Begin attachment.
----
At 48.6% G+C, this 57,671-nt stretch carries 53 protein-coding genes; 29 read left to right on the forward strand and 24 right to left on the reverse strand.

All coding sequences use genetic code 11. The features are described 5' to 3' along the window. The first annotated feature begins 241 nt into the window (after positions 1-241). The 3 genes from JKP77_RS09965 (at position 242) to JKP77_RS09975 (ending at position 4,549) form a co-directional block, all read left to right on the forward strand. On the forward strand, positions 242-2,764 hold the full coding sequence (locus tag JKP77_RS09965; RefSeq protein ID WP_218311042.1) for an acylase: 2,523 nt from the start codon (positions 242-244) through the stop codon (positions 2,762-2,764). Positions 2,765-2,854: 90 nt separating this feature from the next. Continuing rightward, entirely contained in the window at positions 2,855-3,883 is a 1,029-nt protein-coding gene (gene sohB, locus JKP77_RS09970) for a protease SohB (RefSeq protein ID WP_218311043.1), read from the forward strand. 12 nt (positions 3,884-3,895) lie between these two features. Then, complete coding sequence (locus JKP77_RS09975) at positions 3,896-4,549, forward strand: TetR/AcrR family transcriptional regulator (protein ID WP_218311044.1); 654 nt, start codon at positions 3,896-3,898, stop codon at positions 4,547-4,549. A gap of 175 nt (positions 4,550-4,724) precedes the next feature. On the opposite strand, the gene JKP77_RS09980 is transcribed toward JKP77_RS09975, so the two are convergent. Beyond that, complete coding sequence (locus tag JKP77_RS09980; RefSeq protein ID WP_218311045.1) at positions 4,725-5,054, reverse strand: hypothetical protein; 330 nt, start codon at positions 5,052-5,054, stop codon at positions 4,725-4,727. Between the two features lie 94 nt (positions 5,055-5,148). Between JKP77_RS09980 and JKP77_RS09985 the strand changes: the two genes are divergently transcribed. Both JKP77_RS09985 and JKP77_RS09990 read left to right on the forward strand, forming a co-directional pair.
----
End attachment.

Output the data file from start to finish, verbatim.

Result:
At 48.6% G+C, this 57,671-nt stretch carries 53 protein-coding genes; 29 read left to right on the forward strand and 24 right to left on the reverse strand.

All coding sequences use genetic code 11. The features are described 5' to 3' along the window. The first annotated feature begins 241 nt into the window (after positions 1-241). The 3 genes from JKP77_RS09965 (at position 242) to JKP77_RS09975 (ending at position 4,549) form a co-directional block, all read left to right on the forward strand. On the forward strand, positions 242-2,764 hold the full coding sequence (locus tag JKP77_RS09965; RefSeq protein ID WP_218311042.1) for an acylase: 2,523 nt from the start codon (positions 242-244) through the stop codon (positions 2,762-2,764). Positions 2,765-2,854: 90 nt separating this feature from the next. Continuing rightward, entirely contained in the window at positions 2,855-3,883 is a 1,029-nt protein-coding gene (gene sohB, locus JKP77_RS09970) for a protease SohB (RefSeq protein ID WP_218311043.1), read from the forward strand. 12 nt (positions 3,884-3,895) lie between these two features. Then, complete coding sequence (locus JKP77_RS09975) at positions 3,896-4,549, forward strand: TetR/AcrR family transcriptional regulator (protein ID WP_218311044.1); 654 nt, start codon at positions 3,896-3,898, stop codon at positions 4,547-4,549. A gap of 175 nt (positions 4,550-4,724) precedes the next feature. On the opposite strand, the gene JKP77_RS09980 is transcribed toward JKP77_RS09975, so the two are convergent. Beyond that, complete coding sequence (locus tag JKP77_RS09980; RefSeq protein ID WP_218311045.1) at positions 4,725-5,054, reverse strand: hypothetical protein; 330 nt, start codon at positions 5,052-5,054, stop codon at positions 4,725-4,727. Between the two features lie 94 nt (positions 5,055-5,148). Between JKP77_RS09980 and JKP77_RS09985 the strand changes: the two genes are divergently transcribed. Both JKP77_RS09985 and JKP77_RS09990 read left to right on the forward strand, forming a co-directional pair.